5 Productivity Tips

1. Revive your relationships

Life moves so fast. You work diligently to pay the bills at the price of missing out on the warmth of relationships. This is the time to revive your vertical and horizontal relationships. Connect with friends and family.

Parents have ample opportunity to revamp weakened connections with their children.

As a couple, it’s a chance to find the romantic spark again. Your inner circle is your support system, invest more time to strengthen your bonds.

2. Redeem Lost Time

Time is a nonrenewable resource. Time cannot be created, but it can be redeemed.
This is catch-up time to complete a list of unfinished business around the house. Those abandoned house projects deserve closure. Plunge into these projects and use this extra time productively.
 
If you have a side business, take advantage of the compulsory holiday to finish outstanding tasks. Use this period to prepare for the overflowing demand that might occur after the quarantine.
Smart people replenish their knowledge bank regularly. When you are up against a busy schedule, it’s hard to keep up with books and professional courses. It’s time to finish those books and complete the online courses. Find ways of adding value to yourself with the extra time in your hands — check out study guides for professional certifications that can advance your career pursuits.

 

“Nothing can disturb your peace of mind unless you allow it to.” – Roy T. Bennett.

3. Reassure your employer

There is no better time to show your employer that you are made of gold. As you work remotely, go above and beyond. Show grit and diligence in your daily duties.

Amplify your productivity, let your employer know that working from home is not an excuse to slack. During the lock-down, gain the confidence of your boss in a way that remote work becomes a viable option for you after the pandemic.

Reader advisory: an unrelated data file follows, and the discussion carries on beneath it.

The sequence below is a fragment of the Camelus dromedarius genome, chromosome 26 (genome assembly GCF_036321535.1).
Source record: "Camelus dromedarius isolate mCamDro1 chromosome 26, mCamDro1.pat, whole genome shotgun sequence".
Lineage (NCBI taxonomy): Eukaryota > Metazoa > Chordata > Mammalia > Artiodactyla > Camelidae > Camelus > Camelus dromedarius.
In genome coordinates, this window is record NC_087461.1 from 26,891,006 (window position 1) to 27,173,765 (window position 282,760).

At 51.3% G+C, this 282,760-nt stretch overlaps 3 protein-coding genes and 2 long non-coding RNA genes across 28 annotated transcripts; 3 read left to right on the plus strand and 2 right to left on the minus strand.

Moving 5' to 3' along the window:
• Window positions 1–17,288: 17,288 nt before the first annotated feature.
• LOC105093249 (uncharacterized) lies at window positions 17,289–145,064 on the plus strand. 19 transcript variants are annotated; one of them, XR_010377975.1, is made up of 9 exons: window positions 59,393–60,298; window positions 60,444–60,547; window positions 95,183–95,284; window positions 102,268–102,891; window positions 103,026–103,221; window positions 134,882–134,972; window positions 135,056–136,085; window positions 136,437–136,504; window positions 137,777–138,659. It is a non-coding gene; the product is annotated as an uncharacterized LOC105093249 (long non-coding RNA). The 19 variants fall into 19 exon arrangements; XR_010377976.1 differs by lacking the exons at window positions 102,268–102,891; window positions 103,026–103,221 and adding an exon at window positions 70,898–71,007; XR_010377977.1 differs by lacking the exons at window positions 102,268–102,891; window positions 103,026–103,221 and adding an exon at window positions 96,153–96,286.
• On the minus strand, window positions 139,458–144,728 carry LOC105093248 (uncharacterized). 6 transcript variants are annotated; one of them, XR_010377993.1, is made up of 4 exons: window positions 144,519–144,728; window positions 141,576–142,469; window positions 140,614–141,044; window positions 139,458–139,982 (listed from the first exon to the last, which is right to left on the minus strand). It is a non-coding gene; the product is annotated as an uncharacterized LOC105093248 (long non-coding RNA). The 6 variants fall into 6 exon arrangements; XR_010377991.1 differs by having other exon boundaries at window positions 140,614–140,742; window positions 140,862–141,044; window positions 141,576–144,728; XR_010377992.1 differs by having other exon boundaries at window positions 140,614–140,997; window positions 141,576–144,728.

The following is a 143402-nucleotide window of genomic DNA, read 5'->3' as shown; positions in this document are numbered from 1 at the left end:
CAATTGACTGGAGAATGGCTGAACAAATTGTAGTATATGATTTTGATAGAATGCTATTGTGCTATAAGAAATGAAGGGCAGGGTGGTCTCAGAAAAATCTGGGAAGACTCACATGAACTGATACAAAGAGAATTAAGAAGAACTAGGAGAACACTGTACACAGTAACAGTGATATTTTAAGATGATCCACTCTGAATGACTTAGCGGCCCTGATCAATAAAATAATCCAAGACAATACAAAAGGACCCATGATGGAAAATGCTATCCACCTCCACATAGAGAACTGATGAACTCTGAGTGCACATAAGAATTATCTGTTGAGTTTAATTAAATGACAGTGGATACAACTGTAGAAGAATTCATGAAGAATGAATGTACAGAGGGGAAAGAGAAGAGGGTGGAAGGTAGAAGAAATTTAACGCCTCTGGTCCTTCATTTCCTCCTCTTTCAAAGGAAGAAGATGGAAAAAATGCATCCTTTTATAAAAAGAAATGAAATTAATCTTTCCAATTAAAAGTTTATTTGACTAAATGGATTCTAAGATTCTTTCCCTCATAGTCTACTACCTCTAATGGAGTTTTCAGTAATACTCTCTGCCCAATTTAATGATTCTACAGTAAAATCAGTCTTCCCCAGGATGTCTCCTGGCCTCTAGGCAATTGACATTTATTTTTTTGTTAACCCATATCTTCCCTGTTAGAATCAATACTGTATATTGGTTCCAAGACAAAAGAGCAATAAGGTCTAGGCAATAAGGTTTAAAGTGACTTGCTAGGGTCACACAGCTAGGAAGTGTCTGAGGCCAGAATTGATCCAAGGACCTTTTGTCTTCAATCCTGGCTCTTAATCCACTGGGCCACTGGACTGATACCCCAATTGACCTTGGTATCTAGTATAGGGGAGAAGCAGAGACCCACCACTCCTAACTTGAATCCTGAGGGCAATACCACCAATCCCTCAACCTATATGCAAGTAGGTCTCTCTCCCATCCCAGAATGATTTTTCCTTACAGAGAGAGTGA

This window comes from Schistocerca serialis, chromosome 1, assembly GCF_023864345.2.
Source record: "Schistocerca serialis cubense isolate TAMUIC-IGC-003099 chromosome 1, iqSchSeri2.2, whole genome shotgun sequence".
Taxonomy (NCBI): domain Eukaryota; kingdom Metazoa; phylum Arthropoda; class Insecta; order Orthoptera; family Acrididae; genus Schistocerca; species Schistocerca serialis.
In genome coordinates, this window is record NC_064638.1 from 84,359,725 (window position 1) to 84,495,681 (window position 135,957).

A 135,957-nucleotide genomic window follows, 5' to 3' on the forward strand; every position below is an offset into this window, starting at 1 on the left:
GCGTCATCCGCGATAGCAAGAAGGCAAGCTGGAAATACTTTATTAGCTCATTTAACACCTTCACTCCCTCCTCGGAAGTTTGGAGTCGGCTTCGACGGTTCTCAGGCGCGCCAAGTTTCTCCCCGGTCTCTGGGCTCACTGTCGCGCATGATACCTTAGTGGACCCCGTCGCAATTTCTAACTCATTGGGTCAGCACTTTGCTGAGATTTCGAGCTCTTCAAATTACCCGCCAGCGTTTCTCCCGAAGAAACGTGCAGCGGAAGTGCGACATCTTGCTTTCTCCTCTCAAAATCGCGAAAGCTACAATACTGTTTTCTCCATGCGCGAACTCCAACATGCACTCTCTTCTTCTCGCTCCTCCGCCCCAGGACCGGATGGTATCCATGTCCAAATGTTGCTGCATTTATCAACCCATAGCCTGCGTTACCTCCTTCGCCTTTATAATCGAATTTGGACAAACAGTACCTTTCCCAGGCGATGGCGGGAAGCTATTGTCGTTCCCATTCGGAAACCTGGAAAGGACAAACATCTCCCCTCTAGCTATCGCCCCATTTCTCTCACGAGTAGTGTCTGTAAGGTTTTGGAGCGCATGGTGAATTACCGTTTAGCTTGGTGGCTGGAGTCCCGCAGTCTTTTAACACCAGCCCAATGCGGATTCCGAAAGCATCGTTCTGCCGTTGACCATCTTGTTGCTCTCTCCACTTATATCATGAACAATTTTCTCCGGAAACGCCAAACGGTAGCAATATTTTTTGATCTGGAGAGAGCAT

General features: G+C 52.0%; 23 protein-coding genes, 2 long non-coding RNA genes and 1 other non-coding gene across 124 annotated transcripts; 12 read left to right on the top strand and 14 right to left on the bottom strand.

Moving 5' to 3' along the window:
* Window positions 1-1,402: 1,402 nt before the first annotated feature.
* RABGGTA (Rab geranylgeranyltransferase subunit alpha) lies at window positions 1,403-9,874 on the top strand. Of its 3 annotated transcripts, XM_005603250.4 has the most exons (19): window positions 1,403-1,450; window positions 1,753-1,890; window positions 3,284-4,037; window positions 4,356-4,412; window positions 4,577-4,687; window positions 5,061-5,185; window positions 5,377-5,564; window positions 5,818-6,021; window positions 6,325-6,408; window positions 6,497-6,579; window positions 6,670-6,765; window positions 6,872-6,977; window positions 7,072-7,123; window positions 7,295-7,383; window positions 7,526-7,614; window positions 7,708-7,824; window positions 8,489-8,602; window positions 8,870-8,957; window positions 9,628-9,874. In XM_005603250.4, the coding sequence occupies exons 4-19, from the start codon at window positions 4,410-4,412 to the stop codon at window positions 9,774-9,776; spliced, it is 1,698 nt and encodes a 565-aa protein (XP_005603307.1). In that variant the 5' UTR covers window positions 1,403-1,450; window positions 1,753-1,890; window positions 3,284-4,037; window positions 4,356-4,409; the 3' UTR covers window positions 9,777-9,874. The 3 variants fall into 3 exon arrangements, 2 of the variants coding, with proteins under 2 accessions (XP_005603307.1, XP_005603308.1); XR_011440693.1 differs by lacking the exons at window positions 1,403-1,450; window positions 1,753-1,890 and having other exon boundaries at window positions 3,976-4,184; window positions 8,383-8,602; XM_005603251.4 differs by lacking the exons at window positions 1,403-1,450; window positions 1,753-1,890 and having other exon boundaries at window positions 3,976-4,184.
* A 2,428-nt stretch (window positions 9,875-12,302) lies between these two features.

Document your productivity metrics during the quarantine. This will come in handy when you start a conversation about working from home on one or two weekdays after the lock-down.

4. Reflect on your life

Block out time on your calendar for meetings with yourself. You need time alone. A quiet moment of meditation. Before the busy life kicks again, reflect on your life. Review your core values, beliefs, principles – do they still drive your critical decisions? Take stock of your life and highlight areas for improvement. Find your true north and stay on track with your life goals.

5. Relax your nerves

For many, this is a down-time. What do you do during downtimes? You refuel, you recharge and breathe.

Your mental health is vital at this time, more than anything. Watch after yourself, remember to eat healthily and get loads of rest. Don’t be too hard on yourself, you can binge on movies and treat yourself to bouts of refreshing sleep.

Conclusion

In a crisis, many things are out of your control, but you must remember that the way to survive is to focus on the things you can control – your attitude, your thoughts and your life.
If you have some other tips that you think will be of great help to anyone during the lockdown, kindly drop them in the comment section below. Gracias!

Beta Life Series – What’s Your Definition of Success?

Beta Life Series – What’s Your Definition of Success?

Beta Life Series

What’s Your Definition of Success?

Samuel Osho

“We fail the minute we let someone else define success for us.” – Brene Brown

It’s a bad omen when all your drives are externally motivated. You squeeze yourself into boxes made for you by others. You wear over-sized garments so you can fit into a particular clique. The summary of your life is living to prove a point to others – parents, friends, rude bosses and petty neighbours. That’s no life at all. It’s a disservice to your being.